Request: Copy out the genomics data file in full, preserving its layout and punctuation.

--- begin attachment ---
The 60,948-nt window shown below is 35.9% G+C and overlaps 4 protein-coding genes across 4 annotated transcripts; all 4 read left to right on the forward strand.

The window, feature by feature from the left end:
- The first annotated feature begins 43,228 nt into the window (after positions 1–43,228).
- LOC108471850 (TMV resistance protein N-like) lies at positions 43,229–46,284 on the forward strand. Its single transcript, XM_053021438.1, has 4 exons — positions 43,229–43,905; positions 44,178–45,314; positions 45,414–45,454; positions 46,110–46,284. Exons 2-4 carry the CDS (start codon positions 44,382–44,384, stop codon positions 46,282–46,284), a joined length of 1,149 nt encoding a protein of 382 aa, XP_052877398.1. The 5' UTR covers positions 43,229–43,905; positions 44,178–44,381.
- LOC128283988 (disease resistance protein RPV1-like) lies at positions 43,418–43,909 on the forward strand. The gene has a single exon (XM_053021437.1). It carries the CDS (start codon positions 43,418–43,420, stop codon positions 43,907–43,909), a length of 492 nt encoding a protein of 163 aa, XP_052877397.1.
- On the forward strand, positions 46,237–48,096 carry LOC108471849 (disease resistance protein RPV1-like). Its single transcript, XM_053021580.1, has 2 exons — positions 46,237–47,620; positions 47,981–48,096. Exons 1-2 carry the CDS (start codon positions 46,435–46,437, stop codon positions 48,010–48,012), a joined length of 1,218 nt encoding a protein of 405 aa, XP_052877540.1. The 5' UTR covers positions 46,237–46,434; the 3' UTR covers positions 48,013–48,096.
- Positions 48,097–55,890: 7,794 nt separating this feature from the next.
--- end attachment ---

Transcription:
The 60,948-nt window shown below is 35.9% G+C and overlaps 4 protein-coding genes across 4 annotated transcripts; all 4 read left to right on the forward strand.

The window, feature by feature from the left end:
- The first annotated feature begins 43,228 nt into the window (after positions 1–43,228).
- LOC108471850 (TMV resistance protein N-like) lies at positions 43,229–46,284 on the forward strand. Its single transcript, XM_053021438.1, has 4 exons — positions 43,229–43,905; positions 44,178–45,314; positions 45,414–45,454; positions 46,110–46,284. Exons 2-4 carry the CDS (start codon positions 44,382–44,384, stop codon positions 46,282–46,284), a joined length of 1,149 nt encoding a protein of 382 aa, XP_052877398.1. The 5' UTR covers positions 43,229–43,905; positions 44,178–44,381.
- LOC128283988 (disease resistance protein RPV1-like) lies at positions 43,418–43,909 on the forward strand. The gene has a single exon (XM_053021437.1). It carries the CDS (start codon positions 43,418–43,420, stop codon positions 43,907–43,909), a length of 492 nt encoding a protein of 163 aa, XP_052877397.1.
- On the forward strand, positions 46,237–48,096 carry LOC108471849 (disease resistance protein RPV1-like). Its single transcript, XM_053021580.1, has 2 exons — positions 46,237–47,620; positions 47,981–48,096. Exons 1-2 carry the CDS (start codon positions 46,435–46,437, stop codon positions 48,010–48,012), a joined length of 1,218 nt encoding a protein of 405 aa, XP_052877540.1. The 5' UTR covers positions 46,237–46,434; the 3' UTR covers positions 48,013–48,096.
- Positions 48,097–55,890: 7,794 nt separating this feature from the next.